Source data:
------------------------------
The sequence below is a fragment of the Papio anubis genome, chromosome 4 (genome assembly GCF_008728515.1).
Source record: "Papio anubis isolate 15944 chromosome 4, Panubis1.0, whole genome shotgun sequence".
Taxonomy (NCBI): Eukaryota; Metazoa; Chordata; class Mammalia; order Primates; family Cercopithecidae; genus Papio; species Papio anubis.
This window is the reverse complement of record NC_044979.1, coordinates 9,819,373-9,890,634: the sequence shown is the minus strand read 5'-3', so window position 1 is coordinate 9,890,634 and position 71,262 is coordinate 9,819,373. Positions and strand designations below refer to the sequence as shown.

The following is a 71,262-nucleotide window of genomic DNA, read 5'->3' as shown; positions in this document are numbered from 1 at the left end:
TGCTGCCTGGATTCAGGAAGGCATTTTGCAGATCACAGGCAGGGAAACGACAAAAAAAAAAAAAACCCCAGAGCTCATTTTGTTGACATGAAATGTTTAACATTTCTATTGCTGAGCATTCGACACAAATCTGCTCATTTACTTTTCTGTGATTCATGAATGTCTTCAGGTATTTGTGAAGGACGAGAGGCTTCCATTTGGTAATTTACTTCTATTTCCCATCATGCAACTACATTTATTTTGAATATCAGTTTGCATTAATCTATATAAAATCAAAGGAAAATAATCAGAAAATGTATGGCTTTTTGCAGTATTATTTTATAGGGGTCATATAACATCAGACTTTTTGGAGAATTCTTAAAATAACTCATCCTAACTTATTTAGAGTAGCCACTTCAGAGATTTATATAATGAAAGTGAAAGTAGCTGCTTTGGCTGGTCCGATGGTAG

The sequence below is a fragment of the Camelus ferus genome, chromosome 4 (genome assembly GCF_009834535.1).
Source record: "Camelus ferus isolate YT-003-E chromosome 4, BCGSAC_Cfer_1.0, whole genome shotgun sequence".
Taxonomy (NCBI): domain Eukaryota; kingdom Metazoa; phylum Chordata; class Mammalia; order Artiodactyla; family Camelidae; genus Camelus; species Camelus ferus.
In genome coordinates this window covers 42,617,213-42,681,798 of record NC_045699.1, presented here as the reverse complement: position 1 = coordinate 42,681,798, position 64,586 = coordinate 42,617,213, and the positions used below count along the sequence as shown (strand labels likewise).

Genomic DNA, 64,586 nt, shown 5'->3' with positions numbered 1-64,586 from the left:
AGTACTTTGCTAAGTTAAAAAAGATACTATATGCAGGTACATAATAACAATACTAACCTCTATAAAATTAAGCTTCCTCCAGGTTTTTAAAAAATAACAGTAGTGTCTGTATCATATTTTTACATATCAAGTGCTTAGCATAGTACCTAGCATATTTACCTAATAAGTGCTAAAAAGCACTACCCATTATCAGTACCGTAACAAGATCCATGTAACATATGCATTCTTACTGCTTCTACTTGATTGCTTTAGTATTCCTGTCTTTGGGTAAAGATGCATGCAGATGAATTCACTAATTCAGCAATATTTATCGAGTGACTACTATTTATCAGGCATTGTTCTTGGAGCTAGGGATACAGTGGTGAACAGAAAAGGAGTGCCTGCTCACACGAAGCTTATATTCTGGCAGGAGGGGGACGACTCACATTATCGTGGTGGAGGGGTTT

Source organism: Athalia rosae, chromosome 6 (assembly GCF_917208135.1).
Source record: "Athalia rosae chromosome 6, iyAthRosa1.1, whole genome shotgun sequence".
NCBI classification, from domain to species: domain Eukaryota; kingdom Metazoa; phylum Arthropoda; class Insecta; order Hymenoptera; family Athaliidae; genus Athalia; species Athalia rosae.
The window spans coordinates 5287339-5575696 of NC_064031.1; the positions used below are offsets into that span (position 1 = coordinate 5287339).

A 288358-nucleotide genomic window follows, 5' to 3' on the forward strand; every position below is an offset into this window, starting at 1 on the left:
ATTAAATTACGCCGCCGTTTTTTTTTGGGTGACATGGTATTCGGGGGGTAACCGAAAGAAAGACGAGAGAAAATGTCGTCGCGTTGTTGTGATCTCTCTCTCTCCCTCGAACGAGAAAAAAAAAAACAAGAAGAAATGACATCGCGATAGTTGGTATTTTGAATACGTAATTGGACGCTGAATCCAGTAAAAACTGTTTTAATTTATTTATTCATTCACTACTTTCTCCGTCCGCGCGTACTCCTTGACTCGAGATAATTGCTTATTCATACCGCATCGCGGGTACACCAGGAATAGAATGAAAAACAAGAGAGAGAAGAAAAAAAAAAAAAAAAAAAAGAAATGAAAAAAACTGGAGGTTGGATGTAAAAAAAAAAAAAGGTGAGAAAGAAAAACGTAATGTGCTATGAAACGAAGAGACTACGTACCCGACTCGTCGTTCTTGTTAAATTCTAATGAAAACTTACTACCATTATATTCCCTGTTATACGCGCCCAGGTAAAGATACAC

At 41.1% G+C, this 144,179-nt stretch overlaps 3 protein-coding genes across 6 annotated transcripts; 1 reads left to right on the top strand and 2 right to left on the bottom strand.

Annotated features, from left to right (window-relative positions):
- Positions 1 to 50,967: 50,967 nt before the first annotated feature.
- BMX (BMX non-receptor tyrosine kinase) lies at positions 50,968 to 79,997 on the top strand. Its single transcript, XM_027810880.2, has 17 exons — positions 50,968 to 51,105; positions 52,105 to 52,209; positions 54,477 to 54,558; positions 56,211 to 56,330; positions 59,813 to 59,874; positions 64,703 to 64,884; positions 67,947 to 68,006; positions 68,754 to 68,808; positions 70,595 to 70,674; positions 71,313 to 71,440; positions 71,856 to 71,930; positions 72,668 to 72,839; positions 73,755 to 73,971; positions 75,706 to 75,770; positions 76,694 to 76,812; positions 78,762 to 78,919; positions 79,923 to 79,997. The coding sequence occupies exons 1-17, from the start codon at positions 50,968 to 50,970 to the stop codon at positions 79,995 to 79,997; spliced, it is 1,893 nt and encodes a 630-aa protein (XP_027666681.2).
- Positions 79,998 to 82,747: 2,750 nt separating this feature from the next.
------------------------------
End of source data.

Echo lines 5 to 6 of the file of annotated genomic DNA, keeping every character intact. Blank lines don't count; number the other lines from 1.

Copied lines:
The following is a 71,262-nucleotide window of genomic DNA, read 5'->3' as shown; positions in this document are numbered from 1 at the left end:
TGCTGCCTGGATTCAGGAAGGCATTTTGCAGATCACAGGCAGGGAAACGACAAAAAAAAAAAAAACCCCAGAGCTCATTTTGTTGACATGAAATGTTTAACATTTCTATTGCTGAGCATTCGACACAAATCTGCTCATTTACTTTTCTGTGATTCATGAATGTCTTCAGGTATTTGTGAAGGACGAGAGGCTTCCATTTGGTAATTTACTTCTATTTCCCATCATGCAACTACATTTATTTTGAATATCAGTTTGCATTAATCTATATAAAATCAAAGGAAAATAATCAGAAAATGTATGGCTTTTTGCAGTATTATTTTATAGGGGTCATATAACATCAGACTTTTTGGAGAATTCTTAAAATAACTCATCCTAACTTATTTAGAGTAGCCACTTCAGAGATTTATATAATGAAAGTGAAAGTAGCTGCTTTGGCTGGTCCGATGGTAG